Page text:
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(netmask is 0.0.0.6) ? Why is it written like this?

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Mar 4th, 2003
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-- from cisco router access-list

permit ip 209.110.32.105 0.0.0.6 any

-------


Why is the netmask written by 0.0.0.6 ?



thanks!


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lgijssel Wed, 03/05/2003 - 02:07
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This is the decimal representation of a binary digit. The last eight bits of the mask are 0000 0110. The number 105 in binary is: 0110 1001.


Your access-list matches all odd numbers between 105 an 111.


Leo

hhilario Thu, 03/06/2003 - 07:41
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This is not a subnet mask. The 0.0.0.6 are access list parameters to define the portion of the Ip address that should be examined. This is also called wildcard mask. If we convert this into binary we will have the following:


Decimal Binary

Ip 209.110.32.105 11010001.01101110.00100000.01101001

Mask 0.0.0.6 00000000.00000000.00000000.00000110

Result 209.110.32.105 to 111 11010001.01101110.00100000.01101xx1


The last two x means that every address that does not have these binary positions in 1s will be blocked, thus, address between 105 and 111 will be allowed.


More generally, the wildcard mask means the following:

Bit positions of binary 0 mean that the access list compares the corresponding bit position in the IP address and makes sure it is equal to the same bit position in the address configured in the access-list statement. Bit positions of binary 1 are wildcards, those bit positions are immediately considered to be a match.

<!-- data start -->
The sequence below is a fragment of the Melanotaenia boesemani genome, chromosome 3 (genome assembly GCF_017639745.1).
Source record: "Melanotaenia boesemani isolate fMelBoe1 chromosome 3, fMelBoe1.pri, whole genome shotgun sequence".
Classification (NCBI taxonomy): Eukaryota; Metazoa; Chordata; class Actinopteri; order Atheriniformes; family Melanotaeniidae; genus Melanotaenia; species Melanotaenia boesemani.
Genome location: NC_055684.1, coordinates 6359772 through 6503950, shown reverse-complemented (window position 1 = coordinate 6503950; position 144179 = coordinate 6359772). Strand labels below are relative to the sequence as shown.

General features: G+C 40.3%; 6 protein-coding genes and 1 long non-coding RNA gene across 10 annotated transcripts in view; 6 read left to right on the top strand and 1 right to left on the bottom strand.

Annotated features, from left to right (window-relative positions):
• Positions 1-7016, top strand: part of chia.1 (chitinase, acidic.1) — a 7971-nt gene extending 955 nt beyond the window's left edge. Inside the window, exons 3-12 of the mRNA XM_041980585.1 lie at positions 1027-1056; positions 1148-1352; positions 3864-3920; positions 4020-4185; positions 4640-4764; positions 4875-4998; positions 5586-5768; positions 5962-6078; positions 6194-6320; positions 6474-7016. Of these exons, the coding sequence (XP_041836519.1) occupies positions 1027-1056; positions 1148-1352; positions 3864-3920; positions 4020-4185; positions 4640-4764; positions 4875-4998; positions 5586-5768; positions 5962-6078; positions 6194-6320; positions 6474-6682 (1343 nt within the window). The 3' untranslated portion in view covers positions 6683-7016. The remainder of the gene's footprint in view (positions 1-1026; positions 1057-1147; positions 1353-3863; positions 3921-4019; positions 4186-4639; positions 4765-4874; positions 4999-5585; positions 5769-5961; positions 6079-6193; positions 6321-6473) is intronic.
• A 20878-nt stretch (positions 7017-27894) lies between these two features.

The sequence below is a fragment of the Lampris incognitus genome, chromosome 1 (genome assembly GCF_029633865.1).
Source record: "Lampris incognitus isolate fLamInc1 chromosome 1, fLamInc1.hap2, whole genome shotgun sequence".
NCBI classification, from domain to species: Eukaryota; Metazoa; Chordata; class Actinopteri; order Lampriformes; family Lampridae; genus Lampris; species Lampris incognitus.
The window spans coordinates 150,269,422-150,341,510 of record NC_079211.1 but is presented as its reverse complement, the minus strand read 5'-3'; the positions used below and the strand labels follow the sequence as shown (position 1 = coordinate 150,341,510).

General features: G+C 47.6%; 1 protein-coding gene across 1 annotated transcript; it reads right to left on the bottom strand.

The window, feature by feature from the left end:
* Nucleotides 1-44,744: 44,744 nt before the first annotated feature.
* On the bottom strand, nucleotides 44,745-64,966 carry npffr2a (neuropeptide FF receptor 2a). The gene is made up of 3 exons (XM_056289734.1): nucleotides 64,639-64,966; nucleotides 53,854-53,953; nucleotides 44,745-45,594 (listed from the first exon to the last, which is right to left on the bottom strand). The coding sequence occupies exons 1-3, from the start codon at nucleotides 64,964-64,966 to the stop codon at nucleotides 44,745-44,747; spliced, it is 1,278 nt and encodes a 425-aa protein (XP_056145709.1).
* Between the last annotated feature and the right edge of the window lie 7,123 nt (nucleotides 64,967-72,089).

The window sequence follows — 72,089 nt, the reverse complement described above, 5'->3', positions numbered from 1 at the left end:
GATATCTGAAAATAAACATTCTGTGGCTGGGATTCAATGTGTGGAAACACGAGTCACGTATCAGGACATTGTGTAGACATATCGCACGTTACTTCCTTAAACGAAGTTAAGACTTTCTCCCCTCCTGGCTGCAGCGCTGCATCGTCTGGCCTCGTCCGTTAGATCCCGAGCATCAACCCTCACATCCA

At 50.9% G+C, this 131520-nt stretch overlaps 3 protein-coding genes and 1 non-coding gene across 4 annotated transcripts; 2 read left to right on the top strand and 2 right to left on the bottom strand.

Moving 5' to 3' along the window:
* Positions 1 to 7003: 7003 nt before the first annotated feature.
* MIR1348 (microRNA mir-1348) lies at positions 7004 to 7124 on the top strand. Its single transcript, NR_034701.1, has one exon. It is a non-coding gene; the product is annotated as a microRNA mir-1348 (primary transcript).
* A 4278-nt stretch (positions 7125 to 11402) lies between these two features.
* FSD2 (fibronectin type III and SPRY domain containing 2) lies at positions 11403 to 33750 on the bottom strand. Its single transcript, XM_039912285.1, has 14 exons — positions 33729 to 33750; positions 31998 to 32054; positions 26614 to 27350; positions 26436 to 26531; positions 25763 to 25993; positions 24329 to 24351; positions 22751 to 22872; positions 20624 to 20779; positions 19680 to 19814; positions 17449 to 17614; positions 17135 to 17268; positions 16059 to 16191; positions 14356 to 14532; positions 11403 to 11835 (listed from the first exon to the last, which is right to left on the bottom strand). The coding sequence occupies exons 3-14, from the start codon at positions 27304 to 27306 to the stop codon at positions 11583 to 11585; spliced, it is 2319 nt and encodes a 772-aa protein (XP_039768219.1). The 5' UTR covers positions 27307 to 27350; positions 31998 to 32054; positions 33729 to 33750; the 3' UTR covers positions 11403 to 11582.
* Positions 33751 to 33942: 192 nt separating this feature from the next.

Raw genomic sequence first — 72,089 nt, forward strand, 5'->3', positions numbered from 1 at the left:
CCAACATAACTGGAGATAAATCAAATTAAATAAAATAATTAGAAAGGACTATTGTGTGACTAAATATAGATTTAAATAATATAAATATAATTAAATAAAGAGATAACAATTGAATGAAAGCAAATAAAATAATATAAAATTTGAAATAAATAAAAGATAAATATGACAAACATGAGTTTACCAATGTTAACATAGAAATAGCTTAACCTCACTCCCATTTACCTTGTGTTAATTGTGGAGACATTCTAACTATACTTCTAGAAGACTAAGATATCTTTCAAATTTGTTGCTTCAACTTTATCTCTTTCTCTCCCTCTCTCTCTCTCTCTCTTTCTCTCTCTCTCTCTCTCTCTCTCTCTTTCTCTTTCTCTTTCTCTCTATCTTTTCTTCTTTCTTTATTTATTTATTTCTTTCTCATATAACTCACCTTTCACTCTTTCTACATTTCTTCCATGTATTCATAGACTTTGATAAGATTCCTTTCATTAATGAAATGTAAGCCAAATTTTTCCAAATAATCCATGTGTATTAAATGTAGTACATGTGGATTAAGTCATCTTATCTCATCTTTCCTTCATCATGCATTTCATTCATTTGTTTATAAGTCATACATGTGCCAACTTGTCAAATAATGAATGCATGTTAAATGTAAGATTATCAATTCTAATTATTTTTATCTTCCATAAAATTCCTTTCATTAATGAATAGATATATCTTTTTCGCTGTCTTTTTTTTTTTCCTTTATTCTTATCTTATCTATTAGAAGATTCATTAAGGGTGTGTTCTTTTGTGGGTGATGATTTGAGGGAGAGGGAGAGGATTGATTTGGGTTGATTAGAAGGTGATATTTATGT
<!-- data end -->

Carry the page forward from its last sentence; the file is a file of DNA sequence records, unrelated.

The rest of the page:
lgijssel Fri, 03/07/2003 - 01:54
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You make one mistake in your reasoning:

as the least significant bit is not in the wildcard, the numbers will have to end with a one to pass the access-list. Thus as I already stated, this list only matches the odd numbers between 105 and 111.

105, 107, 109, 111 will pass.

106, 108, 110 wil fail while their LSB equals zero.

hhilario Fri, 03/07/2003 - 04:08
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You're right. I assumed it was understood that since the last bit ends in 1 all binary numbers to be allowed would have to end in 1 for the given range. Now I understand why there was something "odd" missing in my answer.:-)

Looks like some sharp networkers beat me to it. I will add some comments to reiterate in a different way. In networking we have two types of masks: one is a subnet mask and the other is a network mask. A subnet mask is used for things like router table entries where any bit in the mask that is a one matches that bit position and any bit with a zero is known as don't care. Subnet masks are used to network networks or basically tell a router which network an address belongs to so that it knows which direction traffic should be directed. Routers care about networks, not the individual hosts. So, if we have an address: 154.200.55.5 with a subnet mask 255.255.255.0(yes I know this is a class B network with a class C mask, but I am using it to prove a point), the network would be 154.200.55.0, and the host would be 154.200.55.5. In other words, the first three octets would match the mask thus identifying what the network is.


In access lists, we use a network mask or wildcard mask. In this case, it is an exact opposite of a subnet mask. If I wanted to use the same example, I would have 154.200.55.5 with a wildcard mask of 0.0.0.255. Hope this helps!

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